xenobiotic


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xenobiotic

 [ze″no-bi-ot´ik]
a chemical compound foreign to a given biological system. With respect to animals and humans, xenobiotics include drugs, drug metabolites, and environmental compounds such as pollutants that are not produced by the body. In the environment, xenobiotics include synthetic pesticides, herbicides, and industrial pollutants that would not be found in nature.

xen·o·bi·ot·ic

(zen'ō-bī-ot'ik),
1. A pharmacologically, endocrinologically, or toxicologically active substance not endogenously produced and therefore foreign to an organism.
2. Pertaining to association of two animal species, usually insects, in the absence of a dependency relationship, as opposed to parasitism.
[xeno- + G. bios, life + -ic]

xenobiotic

(zĕn′ə-bī-ŏt′ĭk, zē′nə-)
adj.
Not a natural component of a particular organism or biological system. Used of chemical compounds.
n.
A xenobiotic chemical, such as a pesticide.

xenobiotic

[-bī·ot′ik]
Etymology: Gk, xenos, strange, bios, life
a chemical compound foreign to a given biological system. With respect to animals and humans, xenobiotics include drugs, drug metabolites, and environmental compounds, such as pollutants that are not produced by the body. In the environment, xenobiotics include synthetic pesticides, herbicides, and industrial pollutants that would not be found in nature.

xen·o·bi·ot·ic

(zen'ō-bī-ot'ik)
A pharmacologically, endocrinologically, or toxicologically active substance not endogenously produced and therefore foreign to an organism.
[xeno- + G. bios, life + -ic]

xenobiotic

a chemically synthesized compound that is found in the natural environment, but that does not normally occur in nature. Examples include pesticides, dyes, industrial pollutants. Such compounds may be structurally related to natural compounds and may be degraded slowly by the ENZYMES that degrade the natural counterparts. Others may be structurally unrelated to any known natural compound and their degradation occurs very slowly if at all. Xenobiotics generally persist in environments where microorganisms capable of their degradation do not naturally occur.

xen·o·bi·ot·ic

(zen'ō-bī-ot'ik)
Pharmacologically, endocrinologically, or toxicologically active substance not endogenously produced and therefore foreign to an organism.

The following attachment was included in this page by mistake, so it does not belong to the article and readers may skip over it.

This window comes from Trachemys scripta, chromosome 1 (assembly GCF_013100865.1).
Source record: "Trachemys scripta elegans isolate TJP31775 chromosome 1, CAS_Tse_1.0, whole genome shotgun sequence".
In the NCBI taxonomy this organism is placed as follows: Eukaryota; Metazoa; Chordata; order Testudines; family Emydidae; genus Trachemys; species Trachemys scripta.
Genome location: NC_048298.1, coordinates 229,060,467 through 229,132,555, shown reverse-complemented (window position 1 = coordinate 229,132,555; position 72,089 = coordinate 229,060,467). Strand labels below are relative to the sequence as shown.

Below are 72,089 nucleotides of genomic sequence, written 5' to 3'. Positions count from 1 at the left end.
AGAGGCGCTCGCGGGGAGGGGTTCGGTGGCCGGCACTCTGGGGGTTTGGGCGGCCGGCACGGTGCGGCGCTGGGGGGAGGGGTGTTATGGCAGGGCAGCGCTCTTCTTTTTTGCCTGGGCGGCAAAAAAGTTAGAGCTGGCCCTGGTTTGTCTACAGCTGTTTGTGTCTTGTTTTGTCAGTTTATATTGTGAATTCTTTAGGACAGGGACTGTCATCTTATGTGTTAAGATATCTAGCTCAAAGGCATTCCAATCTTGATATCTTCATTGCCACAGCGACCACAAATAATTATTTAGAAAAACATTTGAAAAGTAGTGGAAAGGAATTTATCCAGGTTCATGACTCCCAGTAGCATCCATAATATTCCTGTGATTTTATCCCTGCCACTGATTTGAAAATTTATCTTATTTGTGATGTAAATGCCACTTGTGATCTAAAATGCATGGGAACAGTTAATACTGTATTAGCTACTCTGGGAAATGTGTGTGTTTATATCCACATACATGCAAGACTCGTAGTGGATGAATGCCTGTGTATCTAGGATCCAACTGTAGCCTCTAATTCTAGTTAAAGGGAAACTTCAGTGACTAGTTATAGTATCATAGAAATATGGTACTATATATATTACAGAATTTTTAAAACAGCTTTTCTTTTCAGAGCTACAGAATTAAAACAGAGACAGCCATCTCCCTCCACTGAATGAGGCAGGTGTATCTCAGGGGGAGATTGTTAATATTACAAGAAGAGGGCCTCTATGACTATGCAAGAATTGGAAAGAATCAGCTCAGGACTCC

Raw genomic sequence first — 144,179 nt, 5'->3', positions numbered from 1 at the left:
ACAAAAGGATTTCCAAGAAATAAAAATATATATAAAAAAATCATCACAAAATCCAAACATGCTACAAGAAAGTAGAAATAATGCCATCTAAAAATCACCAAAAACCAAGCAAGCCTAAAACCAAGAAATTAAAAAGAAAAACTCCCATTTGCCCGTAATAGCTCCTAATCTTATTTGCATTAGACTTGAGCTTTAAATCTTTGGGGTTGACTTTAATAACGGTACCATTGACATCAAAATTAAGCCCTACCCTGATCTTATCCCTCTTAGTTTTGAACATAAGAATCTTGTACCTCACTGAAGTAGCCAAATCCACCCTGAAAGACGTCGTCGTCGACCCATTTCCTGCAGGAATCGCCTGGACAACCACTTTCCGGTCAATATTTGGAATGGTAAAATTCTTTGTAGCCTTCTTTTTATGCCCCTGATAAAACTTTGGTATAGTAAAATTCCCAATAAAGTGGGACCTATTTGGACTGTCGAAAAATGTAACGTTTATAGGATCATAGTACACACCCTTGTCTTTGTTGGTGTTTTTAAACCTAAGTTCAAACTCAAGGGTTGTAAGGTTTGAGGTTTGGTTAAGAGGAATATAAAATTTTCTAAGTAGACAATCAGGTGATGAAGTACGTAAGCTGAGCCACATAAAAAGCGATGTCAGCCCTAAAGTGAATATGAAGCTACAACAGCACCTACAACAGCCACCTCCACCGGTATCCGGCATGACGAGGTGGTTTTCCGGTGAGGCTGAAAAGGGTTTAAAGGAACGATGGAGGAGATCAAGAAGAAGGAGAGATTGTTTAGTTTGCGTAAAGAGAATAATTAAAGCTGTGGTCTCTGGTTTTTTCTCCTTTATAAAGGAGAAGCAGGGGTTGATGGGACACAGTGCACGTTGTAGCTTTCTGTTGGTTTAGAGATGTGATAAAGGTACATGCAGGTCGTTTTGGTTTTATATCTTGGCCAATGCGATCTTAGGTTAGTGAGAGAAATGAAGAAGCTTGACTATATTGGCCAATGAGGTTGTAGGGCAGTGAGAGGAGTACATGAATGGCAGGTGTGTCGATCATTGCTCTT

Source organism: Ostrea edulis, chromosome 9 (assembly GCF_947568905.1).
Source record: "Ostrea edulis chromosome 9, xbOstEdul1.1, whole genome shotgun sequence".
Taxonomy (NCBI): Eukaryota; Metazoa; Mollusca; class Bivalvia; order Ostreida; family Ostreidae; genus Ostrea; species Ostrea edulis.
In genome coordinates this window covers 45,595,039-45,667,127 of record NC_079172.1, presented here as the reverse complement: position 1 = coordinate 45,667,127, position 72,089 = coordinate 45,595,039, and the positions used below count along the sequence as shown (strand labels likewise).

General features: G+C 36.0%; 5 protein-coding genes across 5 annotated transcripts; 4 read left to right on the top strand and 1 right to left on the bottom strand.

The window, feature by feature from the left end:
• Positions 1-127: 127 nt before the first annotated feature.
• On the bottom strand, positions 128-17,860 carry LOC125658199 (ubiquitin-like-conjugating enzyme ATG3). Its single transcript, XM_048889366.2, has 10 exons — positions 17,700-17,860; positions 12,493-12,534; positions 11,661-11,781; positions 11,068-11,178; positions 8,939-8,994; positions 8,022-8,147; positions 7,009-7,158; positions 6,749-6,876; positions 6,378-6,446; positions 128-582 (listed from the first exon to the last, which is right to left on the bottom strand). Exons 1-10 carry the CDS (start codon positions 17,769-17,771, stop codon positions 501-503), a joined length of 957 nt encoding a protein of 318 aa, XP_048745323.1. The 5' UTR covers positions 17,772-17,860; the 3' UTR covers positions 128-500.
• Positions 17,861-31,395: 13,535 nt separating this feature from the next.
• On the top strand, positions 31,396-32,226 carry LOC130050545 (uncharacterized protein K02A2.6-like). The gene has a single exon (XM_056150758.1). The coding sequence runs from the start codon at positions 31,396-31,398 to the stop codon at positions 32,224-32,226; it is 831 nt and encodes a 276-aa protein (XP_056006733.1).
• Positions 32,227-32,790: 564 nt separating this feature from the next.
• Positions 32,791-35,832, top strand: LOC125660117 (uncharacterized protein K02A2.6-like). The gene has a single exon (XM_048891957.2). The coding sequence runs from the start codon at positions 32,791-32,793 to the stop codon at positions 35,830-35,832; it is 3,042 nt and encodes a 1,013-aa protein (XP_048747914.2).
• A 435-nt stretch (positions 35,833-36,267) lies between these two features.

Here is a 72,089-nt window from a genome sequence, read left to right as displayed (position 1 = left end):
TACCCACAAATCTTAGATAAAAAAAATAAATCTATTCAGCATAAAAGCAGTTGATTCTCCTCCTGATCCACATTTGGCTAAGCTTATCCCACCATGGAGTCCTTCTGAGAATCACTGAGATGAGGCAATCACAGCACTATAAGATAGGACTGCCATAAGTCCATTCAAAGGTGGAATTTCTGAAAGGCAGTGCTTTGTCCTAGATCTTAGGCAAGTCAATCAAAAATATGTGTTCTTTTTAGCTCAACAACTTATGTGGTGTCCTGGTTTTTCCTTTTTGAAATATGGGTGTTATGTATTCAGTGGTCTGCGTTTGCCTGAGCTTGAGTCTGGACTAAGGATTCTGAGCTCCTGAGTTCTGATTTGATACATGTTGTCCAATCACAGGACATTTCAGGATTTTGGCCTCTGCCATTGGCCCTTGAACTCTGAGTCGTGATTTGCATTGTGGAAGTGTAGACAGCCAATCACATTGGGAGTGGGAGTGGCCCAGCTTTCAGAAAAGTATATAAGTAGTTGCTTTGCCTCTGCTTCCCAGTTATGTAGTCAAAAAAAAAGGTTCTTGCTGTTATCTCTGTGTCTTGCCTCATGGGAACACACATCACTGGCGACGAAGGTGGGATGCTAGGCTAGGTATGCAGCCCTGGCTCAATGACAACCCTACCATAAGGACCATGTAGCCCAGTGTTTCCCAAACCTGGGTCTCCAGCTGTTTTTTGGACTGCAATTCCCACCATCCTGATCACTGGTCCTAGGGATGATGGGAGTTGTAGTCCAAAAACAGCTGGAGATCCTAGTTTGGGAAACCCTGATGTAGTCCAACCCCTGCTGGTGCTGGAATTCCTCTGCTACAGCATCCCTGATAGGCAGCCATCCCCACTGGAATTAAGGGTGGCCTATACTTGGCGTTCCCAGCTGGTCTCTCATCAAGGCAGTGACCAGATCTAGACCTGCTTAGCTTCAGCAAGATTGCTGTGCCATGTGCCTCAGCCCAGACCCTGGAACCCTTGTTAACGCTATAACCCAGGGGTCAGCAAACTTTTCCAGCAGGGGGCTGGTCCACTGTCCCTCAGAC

[xeno- + G. bios, life + -ic]

xenobiotic

any substance, harmful or not, that is foreign to the animal's biological system.

xenobiotic transformation
the principal mechanism for maintaining homeostasis during exposure to small foreign molecules such as drugs and toxins; the process deals with foreign chemicals which are too small for processing by the immune system; composed of enzyme systems evolved to render xenobiotics easily excreted, mainly in the liver; enzymic reactions classified as Phase I (add to or expose functional chemical groups; includes cytochrome P-450 monooxygenases) and Phase II (glucuronidation, conjugation and other reactions producing a large increase in water solubility to promote excretion). Cats lack the capacity for glucuronidation, making them more susceptible to certain poisonings, e.g. acetaminophen (paracetamol).
References in periodicals archive ?
Living cells are exposed to many intrinsic and extrinsic genotoxic factors like xenobiotics and reactive oxygen species (ROS).
Various chelating agents might be required to detect and treat mercury, arsenic, and other xenobiotics.
The investigation of metabolic behavior and metabolism xenobiotic plays an important role in understanding the molecular mechanism of the chemical and its effect at large.
Regulation of drug-metabolizing enzymes by xenobiotic receptors: PXR and CAR.
Chapter 26 covers poisoning that can occur through practice of Cajun, Voodoo, and Hoodoo traditions with the discussions covering some of the xenobiotics used in the practice of these traditions.
Among the most aggressive xenobiotics on the equilibrium of ecosystems are cited some pollutants such as pesticides [1].
Genetical predisposition to resist xenobiotic stress could, in principle, be explained in terms of single nucleotide polymorphisms (SNPs) of complex MDR system components, starting from drug transporters, censoring receptors, and xenobiotic/drug metabolising enzymes (see several examples below).
It can nonspecifically oxidize a variety of phenolic and non- phenolic substances including lignin and various other xenobiotic pollutants [6].
Hoyer (physiology, University of Arizona) and her contributors present a compilation of chapters treating this important subject with new information related to the impact of xenobiotic chemicals on ovarian function.
By supporting healthy xenobiotic elimination from the body, as well as by exerting supportive effects on target bio-molecules, cells and tissues, Detox Weight Manager supports healthy weight management, while also enhancing detoxification, according to the company.
Increasing evidence indicates that, in addition to the well-known xenobiotic metabolism genes in cytochrome P450, family 1 (Cyp1), there are other AHR transcriptional targets, including genes involved in cell-cycle regulation and morphogenetic processes, that may play a vital function during embryonic development (Sartor et al.